Scientists at the University of Oxford, in the UK, announced this Monday, through a statement from its production partner AstraZeneca and also in a report published in The Lancet, that, according to preliminary results, the university’s vaccine for COVID-19 is safe and induced an immune response.
The results of the vaccine called AZD1222 by the manufacturer and ChAdOx1 nCoV-19 by the scientists refer to the first two phases of immunization testing. The third phase is taking place in Brazil, among other countries. The effect should be reinforced after a second dose of the vaccine, according to the scientists.
The Oxford-AstraZeneca vaccine is the most advanced among all those listed by the WHO. It is phase 3, the final phase, still in progress that will show whether the vaccine is effective in immunizing a large number of people.
In June, the Brazilian government signed a $127 million agreement to start producing the vaccine in the country, in partnership with the Osvaldo Cruz Foundation (FioCruz).
Professor Andrew Pollard, Chief investigator of the Oxford Vaccine Trial at Oxford University and co-author of the trial, said: “The interim Phase I/II data for our coronavirus vaccine shows that the vaccine did not lead to any unexpected reactions and had a similar safety profile to previous vaccines of this type. The immune responses observed following vaccination are in line with what we expect will be associated with protection against the SARS-CoV-2 virus, although we must continue with our rigorous clinical trial program to confirm this. We saw the strongest immune response in participants who received two doses of the vaccine, indicating that this might be a good strategy for vaccination.”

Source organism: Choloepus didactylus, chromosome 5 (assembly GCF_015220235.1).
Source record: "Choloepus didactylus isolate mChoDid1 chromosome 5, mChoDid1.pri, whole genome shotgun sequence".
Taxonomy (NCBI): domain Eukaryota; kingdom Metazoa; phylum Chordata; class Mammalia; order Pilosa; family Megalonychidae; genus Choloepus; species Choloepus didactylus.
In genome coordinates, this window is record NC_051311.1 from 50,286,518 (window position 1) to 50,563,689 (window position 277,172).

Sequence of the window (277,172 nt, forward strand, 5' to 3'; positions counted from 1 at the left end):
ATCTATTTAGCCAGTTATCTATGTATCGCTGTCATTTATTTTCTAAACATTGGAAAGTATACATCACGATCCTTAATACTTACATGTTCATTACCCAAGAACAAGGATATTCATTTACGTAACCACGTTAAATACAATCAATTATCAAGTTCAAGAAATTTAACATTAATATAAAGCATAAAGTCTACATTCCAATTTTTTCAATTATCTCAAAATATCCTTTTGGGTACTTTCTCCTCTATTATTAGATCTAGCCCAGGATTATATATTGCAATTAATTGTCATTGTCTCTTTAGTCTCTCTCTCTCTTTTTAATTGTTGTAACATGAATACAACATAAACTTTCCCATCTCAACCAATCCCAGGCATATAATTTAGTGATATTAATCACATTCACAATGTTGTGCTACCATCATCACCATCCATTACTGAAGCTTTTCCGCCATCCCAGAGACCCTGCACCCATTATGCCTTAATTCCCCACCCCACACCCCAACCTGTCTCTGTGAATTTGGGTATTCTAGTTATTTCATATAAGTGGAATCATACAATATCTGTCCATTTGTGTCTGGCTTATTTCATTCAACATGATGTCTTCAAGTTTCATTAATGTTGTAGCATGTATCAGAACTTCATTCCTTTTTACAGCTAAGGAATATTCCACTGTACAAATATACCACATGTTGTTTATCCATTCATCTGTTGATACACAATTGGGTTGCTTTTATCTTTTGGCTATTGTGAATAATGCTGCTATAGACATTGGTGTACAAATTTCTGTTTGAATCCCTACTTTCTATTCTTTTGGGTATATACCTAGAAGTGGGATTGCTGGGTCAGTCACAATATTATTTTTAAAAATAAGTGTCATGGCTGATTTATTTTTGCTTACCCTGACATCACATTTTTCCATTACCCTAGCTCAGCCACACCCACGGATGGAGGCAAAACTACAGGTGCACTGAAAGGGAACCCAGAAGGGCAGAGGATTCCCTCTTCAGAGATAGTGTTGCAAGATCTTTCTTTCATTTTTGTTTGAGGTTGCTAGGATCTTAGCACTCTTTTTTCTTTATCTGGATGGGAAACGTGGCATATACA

COV001 is a blinded, multi-center, randomized controlled Phase I/II trial with 1,077 healthy adult participants, aged 18-55 years. It assessed a single dose of AZD1222 against a comparator meningococcal conjugate vaccine, called MenACWY. Ten participants also received two doses of AZD1222 one month apart.
A single dose of AZD1222 resulted in a four-fold increase in antibodies to the SARS-CoV-2 virus spike protein in 95% of participants one month after injection. In all participants, a T-cell response was induced, peaking by day 14, and maintained two months after injection.
The other vaccine being tested in Brazil
This is the second promising vaccine being tested in Brazil. From this Tuesday, volunteers from six Brazilian states will receive doses of the vaccine from the Chinese laboratory Sinovac, called CoronaVac. The application is part of tests to prove the effectiveness of the product and is led in Brazil by the Butantan Institute, in São Paulo.
In all, 9,000 people will participate in the testing in São Paulo, Rio de Janeiro, Minas Gerais, Paraná, Rio Grande do Sul and the Federal District. The Butantan Institute did not disclose how many people are part of this first phase of the clinical trial.